Spring time has finally come, and with that comes the age-old transition of spending our Sunday mornings in bed to spending those same mornings going for walks on the beach. And with that favourable change in weather, you may imagine that we too would be taking a bit of a hiatus. But, as they say, the show must always go on, and with that being said we’re excited to present to you the next instalment of our regular watch series focusing on the happenings of the watch world, The Wind Up! In this instalment, we have some amazing pieces from the likes of Panerai, Vacheron Constantin and REC Watches, just to name a few. So as always guys, sit back, relax and enjoy.
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The Wind Up – Watch News #66
Christophe Claret Adagio
This is a piece that packs some serious haute horlogerie punch, and it comes from a manufacturer that many of you may not even know existed. The Adagio from Christophe Claret is the perfect blend of avant-garde aesthetics and ingenious mechanics. From the deep black onyx dial to the multiple registers displaying a bunch of useful information, at the very least from a visual standpoint the Adagio really appeals to me. The engraved case is phenomenal, and while the unique look of the Adagio may be somewhat provocative, I’m sure that even the most traditional of horology’s purists would admire the beauty of this watch.
Singer Track1 Hong Kong Edition
The Singer Track1 took the world by storm when it was first released. This is a watch that clearly embodied some very well-thought-out design architecture, and even the staunchest of movement aficionados took their hat off in admiration in light of its mechanical prowess. Myself included. The Singer Track1 is back, and this time it features a stark colour palette, likening it to that of a high-end sports watch. The hues of orange really bring the Track1 to life, as does the ceramic-aluminium black case. This was done by a very complex method called electro-plasma oxidation. Not something we have time to get into here. This is a watch clearly made for a very niche part of the market, and at 44,500CHF it’s clear who that target market is.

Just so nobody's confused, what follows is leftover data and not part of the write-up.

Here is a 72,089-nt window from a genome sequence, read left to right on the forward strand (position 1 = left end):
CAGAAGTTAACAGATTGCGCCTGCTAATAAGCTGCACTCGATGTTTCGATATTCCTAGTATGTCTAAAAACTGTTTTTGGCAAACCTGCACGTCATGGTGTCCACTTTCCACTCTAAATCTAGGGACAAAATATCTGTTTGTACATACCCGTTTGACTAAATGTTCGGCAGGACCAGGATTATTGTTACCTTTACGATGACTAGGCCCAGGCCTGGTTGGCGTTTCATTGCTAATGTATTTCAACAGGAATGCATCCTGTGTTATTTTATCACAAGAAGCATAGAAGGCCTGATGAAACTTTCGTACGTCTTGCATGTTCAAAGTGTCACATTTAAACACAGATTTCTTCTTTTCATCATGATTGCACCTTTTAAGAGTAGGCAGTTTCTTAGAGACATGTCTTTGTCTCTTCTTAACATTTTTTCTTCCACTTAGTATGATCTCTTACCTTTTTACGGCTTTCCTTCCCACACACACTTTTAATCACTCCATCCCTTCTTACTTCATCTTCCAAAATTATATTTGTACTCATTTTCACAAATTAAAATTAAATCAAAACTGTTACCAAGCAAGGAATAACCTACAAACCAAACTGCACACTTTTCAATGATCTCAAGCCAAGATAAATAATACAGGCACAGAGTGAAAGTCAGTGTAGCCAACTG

Panerai 1940 3 Days GMT Power Reserve Automatic Acciaio PAM00946
Panerai are a brand that took me a while to understand, and now that I have I’ve grown to really admire their products. As diverse as their collections are, they are very specific to the brand’s ethos, and the PAM00946 is a great example of Panerai’s rugged yet sophisticated character. The functionality of the PAM00946 is really what drew me to this watch. You have a real-time display, a date display, a GMT and 24-hour indicator as well as a power reserve indicator. The intense dial shows different shades of blue, and these change depending on the lighting environment that the watch is exposed to. A 3-day power reserve is a wonderful feature too, and that’s with thanks to the in-house micro-rotor powered calibre P.4002. Absolutely love this piece!
Vacheron Constantin Fiftysix Tourbillon